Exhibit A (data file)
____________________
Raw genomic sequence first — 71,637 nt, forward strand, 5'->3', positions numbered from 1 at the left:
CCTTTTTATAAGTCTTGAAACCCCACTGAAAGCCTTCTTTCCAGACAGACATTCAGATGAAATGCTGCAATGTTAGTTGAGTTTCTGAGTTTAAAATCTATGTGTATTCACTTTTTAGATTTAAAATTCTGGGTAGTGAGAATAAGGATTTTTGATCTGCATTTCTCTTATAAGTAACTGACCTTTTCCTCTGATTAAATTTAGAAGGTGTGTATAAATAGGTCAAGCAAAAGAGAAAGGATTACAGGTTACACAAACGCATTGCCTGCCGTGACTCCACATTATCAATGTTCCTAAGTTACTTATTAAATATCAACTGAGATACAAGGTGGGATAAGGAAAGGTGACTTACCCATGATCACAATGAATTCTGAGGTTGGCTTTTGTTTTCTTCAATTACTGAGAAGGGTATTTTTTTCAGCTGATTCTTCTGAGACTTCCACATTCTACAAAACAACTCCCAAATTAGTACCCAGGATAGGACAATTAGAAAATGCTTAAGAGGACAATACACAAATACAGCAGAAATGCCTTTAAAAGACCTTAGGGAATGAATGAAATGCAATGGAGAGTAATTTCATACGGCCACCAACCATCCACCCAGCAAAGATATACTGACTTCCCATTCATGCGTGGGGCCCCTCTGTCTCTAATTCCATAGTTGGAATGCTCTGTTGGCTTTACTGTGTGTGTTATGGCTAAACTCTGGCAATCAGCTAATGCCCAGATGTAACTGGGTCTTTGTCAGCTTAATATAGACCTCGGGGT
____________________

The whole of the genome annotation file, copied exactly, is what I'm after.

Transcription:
Raw genomic sequence first — 71,637 nt, forward strand, 5'->3', positions numbered from 1 at the left:
CCTTTTTATAAGTCTTGAAACCCCACTGAAAGCCTTCTTTCCAGACAGACATTCAGATGAAATGCTGCAATGTTAGTTGAGTTTCTGAGTTTAAAATCTATGTGTATTCACTTTTTAGATTTAAAATTCTGGGTAGTGAGAATAAGGATTTTTGATCTGCATTTCTCTTATAAGTAACTGACCTTTTCCTCTGATTAAATTTAGAAGGTGTGTATAAATAGGTCAAGCAAAAGAGAAAGGATTACAGGTTACACAAACGCATTGCCTGCCGTGACTCCACATTATCAATGTTCCTAAGTTACTTATTAAATATCAACTGAGATACAAGGTGGGATAAGGAAAGGTGACTTACCCATGATCACAATGAATTCTGAGGTTGGCTTTTGTTTTCTTCAATTACTGAGAAGGGTATTTTTTTCAGCTGATTCTTCTGAGACTTCCACATTCTACAAAACAACTCCCAAATTAGTACCCAGGATAGGACAATTAGAAAATGCTTAAGAGGACAATACACAAATACAGCAGAAATGCCTTTAAAAGACCTTAGGGAATGAATGAAATGCAATGGAGAGTAATTTCATACGGCCACCAACCATCCACCCAGCAAAGATATACTGACTTCCCATTCATGCGTGGGGCCCCTCTGTCTCTAATTCCATAGTTGGAATGCTCTGTTGGCTTTACTGTGTGTGTTATGGCTAAACTCTGGCAATCAGCTAATGCCCAGATGTAACTGGGTCTTTGTCAGCTTAATATAGACCTCGGGGT